Austintateous Blinds today delivered the shades ordered weeks ago by Jacquela and Steven. Top down bottom up silhouette cells.

Above, Chris installed the shades in the¬†master bedroom — but did not want his face photographed.

Both shades in the master bedroom, lowered from the top. Steven and Chris tested the blackout capabilities built into the shades. The master turned dark. Perfect.
Both shades in the master bedroom, lowered from the top. Steven and Chris tested the blackout capabilities built into the shades. The master turned dark. Perfect.
The shades in the office ...
The shades in the office. Unlike the master, these shades are not blackouts …
And the single screen that traverses the entire window at the front of the library -- this is almost as wide as Hunter Douglas can make one unit.
And the single screen that traverses the entire window at the front of the library — this is almost as wide as Hunter Douglas can make one unit.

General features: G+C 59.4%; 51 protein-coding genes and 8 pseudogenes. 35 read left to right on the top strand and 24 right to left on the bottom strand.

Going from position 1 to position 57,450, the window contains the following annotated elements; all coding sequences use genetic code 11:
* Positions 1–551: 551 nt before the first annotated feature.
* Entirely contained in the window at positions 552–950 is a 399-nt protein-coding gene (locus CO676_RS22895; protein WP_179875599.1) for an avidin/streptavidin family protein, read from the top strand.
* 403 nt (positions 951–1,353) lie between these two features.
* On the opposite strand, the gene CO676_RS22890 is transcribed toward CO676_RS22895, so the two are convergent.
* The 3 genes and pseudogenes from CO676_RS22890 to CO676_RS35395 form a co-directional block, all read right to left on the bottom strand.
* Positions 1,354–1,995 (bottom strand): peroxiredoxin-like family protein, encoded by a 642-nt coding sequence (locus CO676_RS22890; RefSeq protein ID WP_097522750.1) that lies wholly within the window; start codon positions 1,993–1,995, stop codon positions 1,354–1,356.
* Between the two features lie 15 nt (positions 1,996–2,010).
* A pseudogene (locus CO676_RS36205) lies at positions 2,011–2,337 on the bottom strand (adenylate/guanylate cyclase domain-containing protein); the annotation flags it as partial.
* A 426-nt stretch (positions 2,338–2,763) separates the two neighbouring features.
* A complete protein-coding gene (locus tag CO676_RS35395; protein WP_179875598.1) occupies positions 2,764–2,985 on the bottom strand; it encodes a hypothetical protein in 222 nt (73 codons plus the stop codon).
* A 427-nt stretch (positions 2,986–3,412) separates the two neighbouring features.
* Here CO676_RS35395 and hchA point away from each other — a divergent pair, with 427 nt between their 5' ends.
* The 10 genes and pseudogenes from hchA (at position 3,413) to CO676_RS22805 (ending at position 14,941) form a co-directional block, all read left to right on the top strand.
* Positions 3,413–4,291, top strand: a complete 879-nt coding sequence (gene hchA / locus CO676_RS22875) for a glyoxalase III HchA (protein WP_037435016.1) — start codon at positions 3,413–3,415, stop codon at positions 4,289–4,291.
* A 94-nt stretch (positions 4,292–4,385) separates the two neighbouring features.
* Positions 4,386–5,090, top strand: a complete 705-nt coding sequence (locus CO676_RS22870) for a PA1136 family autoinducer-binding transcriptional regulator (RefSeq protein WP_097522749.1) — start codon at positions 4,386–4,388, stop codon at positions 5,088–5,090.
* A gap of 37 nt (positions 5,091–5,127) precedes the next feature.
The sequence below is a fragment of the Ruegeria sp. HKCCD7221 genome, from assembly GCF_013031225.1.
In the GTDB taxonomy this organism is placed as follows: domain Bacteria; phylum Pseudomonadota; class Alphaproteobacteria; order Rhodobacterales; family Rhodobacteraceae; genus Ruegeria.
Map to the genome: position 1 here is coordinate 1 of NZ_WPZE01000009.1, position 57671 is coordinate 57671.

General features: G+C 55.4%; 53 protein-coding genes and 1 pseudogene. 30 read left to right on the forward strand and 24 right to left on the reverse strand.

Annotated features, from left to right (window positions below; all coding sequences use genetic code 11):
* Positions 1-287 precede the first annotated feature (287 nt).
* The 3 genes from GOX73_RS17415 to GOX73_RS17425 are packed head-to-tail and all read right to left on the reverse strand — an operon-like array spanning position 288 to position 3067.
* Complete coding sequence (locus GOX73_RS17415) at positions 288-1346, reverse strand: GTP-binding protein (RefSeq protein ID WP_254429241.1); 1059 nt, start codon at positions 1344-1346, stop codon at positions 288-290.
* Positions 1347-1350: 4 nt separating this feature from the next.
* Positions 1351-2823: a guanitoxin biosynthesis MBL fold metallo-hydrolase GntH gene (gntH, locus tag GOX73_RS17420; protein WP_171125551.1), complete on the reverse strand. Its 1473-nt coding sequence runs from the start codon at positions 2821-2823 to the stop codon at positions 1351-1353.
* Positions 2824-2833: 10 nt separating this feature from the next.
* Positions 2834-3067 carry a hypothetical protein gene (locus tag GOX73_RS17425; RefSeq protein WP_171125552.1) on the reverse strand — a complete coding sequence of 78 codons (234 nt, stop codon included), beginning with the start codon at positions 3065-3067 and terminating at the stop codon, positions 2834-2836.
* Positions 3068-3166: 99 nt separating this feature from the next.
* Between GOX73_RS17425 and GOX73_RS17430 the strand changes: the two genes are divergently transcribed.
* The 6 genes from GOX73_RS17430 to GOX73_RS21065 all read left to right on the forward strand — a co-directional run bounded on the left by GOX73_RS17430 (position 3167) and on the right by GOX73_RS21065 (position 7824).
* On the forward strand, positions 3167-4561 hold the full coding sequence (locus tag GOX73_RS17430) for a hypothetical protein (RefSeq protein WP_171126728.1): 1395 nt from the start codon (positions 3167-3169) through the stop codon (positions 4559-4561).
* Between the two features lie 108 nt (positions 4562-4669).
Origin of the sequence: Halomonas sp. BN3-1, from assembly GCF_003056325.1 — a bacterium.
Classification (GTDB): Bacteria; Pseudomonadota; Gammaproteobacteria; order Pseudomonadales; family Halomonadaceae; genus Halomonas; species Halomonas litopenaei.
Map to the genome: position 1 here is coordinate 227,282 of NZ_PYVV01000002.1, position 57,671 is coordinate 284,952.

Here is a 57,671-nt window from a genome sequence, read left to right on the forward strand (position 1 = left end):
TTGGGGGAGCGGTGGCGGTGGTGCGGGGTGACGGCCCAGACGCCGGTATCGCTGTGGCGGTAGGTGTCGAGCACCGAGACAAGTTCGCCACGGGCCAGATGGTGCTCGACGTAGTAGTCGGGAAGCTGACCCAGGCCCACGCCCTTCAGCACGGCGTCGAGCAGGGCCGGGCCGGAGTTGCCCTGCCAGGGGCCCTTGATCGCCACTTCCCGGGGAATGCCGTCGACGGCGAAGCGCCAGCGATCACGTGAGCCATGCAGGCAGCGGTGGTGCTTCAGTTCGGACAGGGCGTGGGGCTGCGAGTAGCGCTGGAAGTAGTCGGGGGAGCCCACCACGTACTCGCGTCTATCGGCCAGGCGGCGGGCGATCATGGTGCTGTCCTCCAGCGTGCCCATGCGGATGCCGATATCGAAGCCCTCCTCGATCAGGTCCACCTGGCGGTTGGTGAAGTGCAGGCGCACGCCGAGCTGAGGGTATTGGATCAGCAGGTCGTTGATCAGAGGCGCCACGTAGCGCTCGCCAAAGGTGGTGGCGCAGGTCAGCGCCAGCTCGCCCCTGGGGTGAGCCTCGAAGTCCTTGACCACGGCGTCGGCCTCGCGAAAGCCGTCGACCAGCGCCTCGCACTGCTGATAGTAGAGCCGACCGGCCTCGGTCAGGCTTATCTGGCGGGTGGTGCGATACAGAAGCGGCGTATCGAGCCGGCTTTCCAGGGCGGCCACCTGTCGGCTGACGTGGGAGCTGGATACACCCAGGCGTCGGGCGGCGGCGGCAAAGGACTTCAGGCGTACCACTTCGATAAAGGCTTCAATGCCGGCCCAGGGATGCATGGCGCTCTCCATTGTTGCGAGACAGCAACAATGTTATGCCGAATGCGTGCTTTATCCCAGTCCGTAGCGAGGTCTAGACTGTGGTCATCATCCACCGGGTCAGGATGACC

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Privacy punch list

The center panel of the¬†door to the master bath was supposed to be opaque glass — ensuring privacy while allowing light to travel through. The door arrived with clear glass. Ron and Steven went back and forth through all the paperwork — and decided it would be easier, faster, smarter to apply an opaque window film to the glass, instead of replacing the door, sanding the door, painting the door …

Steven met the other day with Jonathan Thompson from sunsationalsolutions.com to pick out the film.

Jay arrived today to install it.

The door to the master bath after Jay finished installing the film -- opaque, no longer clear.
The door to the master bath after Jay finished installing the film — opaque, no longer clear.
We bit the bullet and also installed film at the glass door to Steven's office.
We bit the bullet and also installed film at the glass door to Steven’s office.
And to the window in Jadin's bathroom.
And to the window in Jadin’s bathroom.